In November, the Board decided to appoint a General Manager to oversee implementation of the Consolidated Transformation Plan who will report directly to the Board.  I respect this decision and trust that it was made in the best interests of the Global Fund.  I have reflected long and hard on the implications of this decision for me and for the organization.  While I remain fully committed to the Global Fund and its mission, I have concluded that I should not continue as Executive Director in these circumstances. 
I am committed to an orderly transition and I will do all that I can to ensure that the Global Fund emerges from it as a stronger organization.
I sincerely thank all members of the Global Fund staff for their commitment to the Global Fund.   Each and every person working in the Secretariat is making a direct and invaluable contribution to saving lives.   It has been a true privilege to work with such a committed, diverse and talented group of people.  There will be an informal event in March for us to say goodbye and for me to thank staff members personally for their efforts.
I thank everyone in the Fund’s major partner organizations for their support.  Without WHO, UNAIDS, UNDP, UNICEF, Stop TB, Roll Back Malaria, the Bill and Melinda Gates Foundation, Unitaid and the many civil society organizations that I have seen in action, Global Fund financing could not make such impact. 
I thank all the Friends organizations, particularly those in Europe, Japan, the US, Africa and the Pacific, whose advocacy and constant support for the Global Fund are so essential to its visibility and success.   I thank all the governments that are donors to the Global Fund.   And I thank our many other donors, including everyone associated with Product RED, as well as Bono, for their remarkable support.
Finally, I thank all the countries that are implementing AIDS, TB and malaria programs for their courage and commitment to fighting disease and improving the health of their people.  The opportunities that I have had to travel to many countries in the last five years and to see firsthand the difference that the Global Fund is making have been a tremendous source of personal inspiration.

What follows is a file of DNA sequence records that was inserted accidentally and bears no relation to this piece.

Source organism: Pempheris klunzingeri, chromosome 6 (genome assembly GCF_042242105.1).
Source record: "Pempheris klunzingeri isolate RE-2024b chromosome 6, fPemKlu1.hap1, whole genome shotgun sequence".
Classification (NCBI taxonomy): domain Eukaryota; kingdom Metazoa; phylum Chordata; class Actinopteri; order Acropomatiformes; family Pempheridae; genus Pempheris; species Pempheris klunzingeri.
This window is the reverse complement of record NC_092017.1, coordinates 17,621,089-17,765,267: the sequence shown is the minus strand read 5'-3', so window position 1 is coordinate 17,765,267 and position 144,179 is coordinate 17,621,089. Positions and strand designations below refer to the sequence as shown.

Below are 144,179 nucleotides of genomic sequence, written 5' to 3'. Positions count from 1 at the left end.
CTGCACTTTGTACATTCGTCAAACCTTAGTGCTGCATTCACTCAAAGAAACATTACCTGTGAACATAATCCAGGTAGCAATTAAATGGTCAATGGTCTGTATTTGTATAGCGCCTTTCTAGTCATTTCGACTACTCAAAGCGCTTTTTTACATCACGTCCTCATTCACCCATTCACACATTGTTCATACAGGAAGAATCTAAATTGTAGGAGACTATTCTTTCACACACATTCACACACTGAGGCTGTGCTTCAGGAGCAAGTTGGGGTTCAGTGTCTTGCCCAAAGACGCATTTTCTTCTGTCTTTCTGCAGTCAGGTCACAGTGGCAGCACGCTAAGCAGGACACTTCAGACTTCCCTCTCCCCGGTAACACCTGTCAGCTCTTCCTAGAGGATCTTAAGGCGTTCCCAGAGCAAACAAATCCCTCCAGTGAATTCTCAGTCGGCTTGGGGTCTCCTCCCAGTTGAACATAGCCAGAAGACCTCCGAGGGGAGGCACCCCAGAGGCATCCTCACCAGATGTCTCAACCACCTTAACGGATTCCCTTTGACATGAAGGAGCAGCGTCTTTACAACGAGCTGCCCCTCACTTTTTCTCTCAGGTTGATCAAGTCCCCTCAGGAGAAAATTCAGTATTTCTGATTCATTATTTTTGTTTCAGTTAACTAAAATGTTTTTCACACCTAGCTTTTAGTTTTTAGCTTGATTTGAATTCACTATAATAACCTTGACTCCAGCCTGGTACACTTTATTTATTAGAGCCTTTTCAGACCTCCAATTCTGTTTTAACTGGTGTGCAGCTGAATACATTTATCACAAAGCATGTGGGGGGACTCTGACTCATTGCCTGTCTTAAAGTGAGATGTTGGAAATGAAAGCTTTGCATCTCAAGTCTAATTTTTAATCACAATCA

As the Global Fund faces a challenging year of transition, it is more important than ever that staff, partners, donors, implementers, friends and supporters of the Fund pull together to maintain the remarkable hope that the Fund has generated around the world, and to keep up the fight.
With warm regards
Michel Kazatchkine

Letter from Laurie Garrett -- missing graphs.  Find original on her website.Laurie Garrett's website

The Global Fund: Can it be saved?
By Laurie Garrett, Senior Fellow for Global Health
January 24, 2012
Today Dr. Michel Kazatchkine tendered his resignation as Executive Director of The Global Fund to Fight AIDS, Tuberculosis, and Malaria (The Fund). Regardless of whether you’ve ever heard of the French AIDS scientist, or even of The Fund, you should keep reading. This is a critical, dangerous moment for all of Global Health.
In his letter delivered today to the Board of The Fund, Kazatchkine made clear the parameters of the political struggle that forced his resignation. “The Global Fund has helped to spearhead an entirely new framework of international development partnership. Although we still have a long way to go to make this new approach work in every country, I believe that the Global Fund has permanently changed the development landscape for the better,” Kazatchkine wrote.
But under stress during the world economic crisis, with radically declining support from donors, a battle has ensued, Kazatchkine wrote. “Today, the Global Fund stands at a cross-road. The prevailing economic climate poses new and formidable challenges to all international development efforts. In the international political economy, power-balances are shifting and new alignments of countries and decision-making institutions are emerging or will have to be developed to achieve global goals. Within the area of global health, the emergency approaches of the past decade are giving way to concerns about how to ensure long-term sustainability, while at the same time, efficiency is becoming a dominant measure of success.”